• Raj Singh

HR Guide: Max-Out Date and Its Implications


Intel came so close to losing an employee

A few years ago, my wife received a frantic call from her friend who worked at Intel. Her friend said that she was close to losing her H-1B status and her ability to legally live and work in the U.S. Confused - my wife asked why. The friend said that the company did not track her H-1B six years term limit – otherwise known as the max-out date. And by the time someone noticed it, she was only one year away from maxing out her legal work status.

One of the only ways to extend the H-1B beyond six years was to get an approved I-140, but this was not going to be possible since getting the PERM certification, a prerequisite to filing the I-140 alone, takes over 12 months.

Luckily for my wife’s friend, she had a PhD and a number of publications under her name. This gave Intel the chance to apply for her Green Card under the EB-1 category, skipping the PERM process and directly going to the I-140. She got the approval in time to extend her H-1B status and keep her job and the life that she had painstakingly built in the U.S.


But how did it come to this? Why would the company not track such things?

All these questions were still unanswered when we started to work on solving these issues (and many more) for the employers through WayLit’s platform.


Who is this article for?

HR managers and people leaders who are responsible for tracking immigration compliance at their organizations. If you have foreign national employees, just tracking their immigration status expiration dates may not be enough. Max-Out Dates are an important date to track not just for existing employees, but also for any new hires.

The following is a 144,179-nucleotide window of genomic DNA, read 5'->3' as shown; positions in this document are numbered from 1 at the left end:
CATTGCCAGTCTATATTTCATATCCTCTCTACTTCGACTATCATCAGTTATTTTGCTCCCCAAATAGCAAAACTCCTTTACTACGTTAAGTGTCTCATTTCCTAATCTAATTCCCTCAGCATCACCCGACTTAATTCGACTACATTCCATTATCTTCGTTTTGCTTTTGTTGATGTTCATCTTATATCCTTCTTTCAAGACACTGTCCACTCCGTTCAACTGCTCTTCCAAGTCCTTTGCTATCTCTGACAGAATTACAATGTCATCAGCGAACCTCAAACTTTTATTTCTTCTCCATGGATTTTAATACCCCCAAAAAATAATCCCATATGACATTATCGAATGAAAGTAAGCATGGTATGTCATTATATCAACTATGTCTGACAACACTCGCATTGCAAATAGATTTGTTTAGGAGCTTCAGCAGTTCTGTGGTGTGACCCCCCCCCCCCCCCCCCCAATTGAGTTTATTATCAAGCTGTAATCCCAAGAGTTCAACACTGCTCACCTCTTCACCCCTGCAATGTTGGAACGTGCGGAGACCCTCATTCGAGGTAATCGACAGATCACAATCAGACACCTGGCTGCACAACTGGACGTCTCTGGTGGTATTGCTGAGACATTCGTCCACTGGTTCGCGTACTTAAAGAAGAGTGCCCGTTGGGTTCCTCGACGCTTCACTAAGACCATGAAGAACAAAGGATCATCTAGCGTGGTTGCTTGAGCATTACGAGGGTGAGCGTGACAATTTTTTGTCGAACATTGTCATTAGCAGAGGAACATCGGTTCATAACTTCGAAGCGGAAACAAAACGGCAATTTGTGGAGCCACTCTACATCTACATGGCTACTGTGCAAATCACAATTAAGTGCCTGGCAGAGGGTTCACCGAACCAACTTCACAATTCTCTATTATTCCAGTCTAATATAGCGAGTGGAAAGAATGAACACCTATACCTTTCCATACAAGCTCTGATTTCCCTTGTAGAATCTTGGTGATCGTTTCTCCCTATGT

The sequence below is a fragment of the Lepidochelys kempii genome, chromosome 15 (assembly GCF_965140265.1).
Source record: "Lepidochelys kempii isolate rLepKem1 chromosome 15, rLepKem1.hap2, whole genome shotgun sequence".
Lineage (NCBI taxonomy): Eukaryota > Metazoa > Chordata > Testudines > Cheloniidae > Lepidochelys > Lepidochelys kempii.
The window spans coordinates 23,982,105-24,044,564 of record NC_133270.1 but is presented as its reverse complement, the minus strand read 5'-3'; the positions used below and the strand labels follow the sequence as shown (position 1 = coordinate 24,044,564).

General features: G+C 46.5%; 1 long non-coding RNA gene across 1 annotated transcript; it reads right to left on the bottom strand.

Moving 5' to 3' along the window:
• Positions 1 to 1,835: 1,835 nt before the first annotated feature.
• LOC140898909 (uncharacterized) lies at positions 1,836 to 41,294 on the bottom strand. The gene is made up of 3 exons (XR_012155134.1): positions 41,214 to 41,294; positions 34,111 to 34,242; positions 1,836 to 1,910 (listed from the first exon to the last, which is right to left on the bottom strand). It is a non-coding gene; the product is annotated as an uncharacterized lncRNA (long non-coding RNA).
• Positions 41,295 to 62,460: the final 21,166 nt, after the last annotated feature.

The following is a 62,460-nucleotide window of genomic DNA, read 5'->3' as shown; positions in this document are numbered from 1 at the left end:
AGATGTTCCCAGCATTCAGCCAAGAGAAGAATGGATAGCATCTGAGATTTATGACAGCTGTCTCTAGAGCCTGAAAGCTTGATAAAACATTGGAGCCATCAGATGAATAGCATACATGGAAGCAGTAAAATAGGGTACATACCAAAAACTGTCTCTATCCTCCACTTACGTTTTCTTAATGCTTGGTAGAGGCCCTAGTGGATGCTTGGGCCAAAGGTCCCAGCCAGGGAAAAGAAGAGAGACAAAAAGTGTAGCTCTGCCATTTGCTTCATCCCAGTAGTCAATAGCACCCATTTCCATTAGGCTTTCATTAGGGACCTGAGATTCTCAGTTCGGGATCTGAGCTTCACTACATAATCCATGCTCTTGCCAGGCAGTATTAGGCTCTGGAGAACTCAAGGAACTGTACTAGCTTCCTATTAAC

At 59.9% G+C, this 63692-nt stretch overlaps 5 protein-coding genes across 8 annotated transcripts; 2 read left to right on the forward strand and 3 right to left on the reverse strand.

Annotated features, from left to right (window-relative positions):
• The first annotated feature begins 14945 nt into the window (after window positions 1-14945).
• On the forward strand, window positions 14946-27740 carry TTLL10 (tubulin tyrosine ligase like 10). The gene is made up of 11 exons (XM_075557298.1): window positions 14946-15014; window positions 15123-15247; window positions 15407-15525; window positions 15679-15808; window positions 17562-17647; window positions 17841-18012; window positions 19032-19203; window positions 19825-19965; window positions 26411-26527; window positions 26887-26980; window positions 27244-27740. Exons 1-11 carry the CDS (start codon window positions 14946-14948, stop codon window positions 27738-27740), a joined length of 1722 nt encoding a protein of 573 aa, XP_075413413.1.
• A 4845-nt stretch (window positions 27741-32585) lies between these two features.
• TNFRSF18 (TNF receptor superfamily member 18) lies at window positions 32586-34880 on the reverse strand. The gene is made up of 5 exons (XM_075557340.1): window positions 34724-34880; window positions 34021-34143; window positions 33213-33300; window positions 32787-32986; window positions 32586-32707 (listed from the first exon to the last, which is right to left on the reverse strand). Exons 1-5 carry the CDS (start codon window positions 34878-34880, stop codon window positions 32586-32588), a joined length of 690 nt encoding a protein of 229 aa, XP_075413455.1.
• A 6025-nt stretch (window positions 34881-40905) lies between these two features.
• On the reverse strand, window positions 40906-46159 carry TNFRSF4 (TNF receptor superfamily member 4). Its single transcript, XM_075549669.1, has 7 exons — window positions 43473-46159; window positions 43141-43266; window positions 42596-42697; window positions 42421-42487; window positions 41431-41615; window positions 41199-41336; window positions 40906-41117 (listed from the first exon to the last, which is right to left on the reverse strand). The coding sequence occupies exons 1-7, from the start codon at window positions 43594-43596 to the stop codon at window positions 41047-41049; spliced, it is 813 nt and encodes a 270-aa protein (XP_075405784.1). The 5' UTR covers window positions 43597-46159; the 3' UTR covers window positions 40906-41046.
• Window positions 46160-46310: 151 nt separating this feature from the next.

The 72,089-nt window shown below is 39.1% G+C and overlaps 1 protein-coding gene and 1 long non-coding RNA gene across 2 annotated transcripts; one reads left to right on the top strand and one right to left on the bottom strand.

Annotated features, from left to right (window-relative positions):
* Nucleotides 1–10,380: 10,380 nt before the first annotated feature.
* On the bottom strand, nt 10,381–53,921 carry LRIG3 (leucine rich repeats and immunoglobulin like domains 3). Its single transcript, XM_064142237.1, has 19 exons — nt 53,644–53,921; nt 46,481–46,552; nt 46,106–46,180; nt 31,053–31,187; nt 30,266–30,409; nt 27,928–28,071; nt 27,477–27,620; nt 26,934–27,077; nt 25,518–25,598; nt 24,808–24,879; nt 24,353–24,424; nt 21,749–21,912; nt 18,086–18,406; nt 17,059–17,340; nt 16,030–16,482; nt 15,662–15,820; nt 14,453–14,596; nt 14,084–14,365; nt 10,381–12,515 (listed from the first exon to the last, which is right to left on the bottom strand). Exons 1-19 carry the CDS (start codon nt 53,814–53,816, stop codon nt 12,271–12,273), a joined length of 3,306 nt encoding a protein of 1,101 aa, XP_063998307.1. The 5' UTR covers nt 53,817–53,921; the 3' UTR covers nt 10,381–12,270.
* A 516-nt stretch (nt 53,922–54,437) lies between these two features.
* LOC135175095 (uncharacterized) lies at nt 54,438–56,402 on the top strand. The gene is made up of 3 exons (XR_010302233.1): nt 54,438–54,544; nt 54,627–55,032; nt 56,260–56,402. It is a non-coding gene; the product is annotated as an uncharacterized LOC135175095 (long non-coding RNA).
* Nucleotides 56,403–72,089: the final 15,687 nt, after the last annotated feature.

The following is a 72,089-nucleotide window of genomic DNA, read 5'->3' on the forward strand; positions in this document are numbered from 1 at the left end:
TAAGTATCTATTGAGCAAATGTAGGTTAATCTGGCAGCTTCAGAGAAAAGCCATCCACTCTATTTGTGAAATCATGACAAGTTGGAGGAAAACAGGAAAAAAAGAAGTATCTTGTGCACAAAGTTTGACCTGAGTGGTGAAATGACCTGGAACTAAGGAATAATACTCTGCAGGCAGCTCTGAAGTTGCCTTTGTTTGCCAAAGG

What is the max-out date?

Some work visas like the H-1B (cap-subject or cap-exempt), L-1A and L-1B have a maximum term limit after which the employer cannot extend the visa to retain the employee and thus, the employee can no longer legally stay and work in the U.S. These maximum term limits are as follows –

H-1B – six year term limit
L-1A – seven year term limit
L-1B – five year term limit

How is the max-out date calculated?

Max-out date is calculated from the date when a foreign national first starts working on these specific work visas – H-1B, L-1A, and L-1B. As an example, if an employee who is working on F-1 OPT or F-1 STEM OPT today was selected in the H-1B lottery, they will transition to H-1B status automatically on October 1, 2022. This means their initial Max-Out will be September 30, 2028 once they start working in H-1B status on October 1, 2022

Now, between this six year period of October 1, 2022 and September 30, 2028, life happens. There are certain events that will affect the max-out date of September 30, 2028. Let’s take a look at each scenario: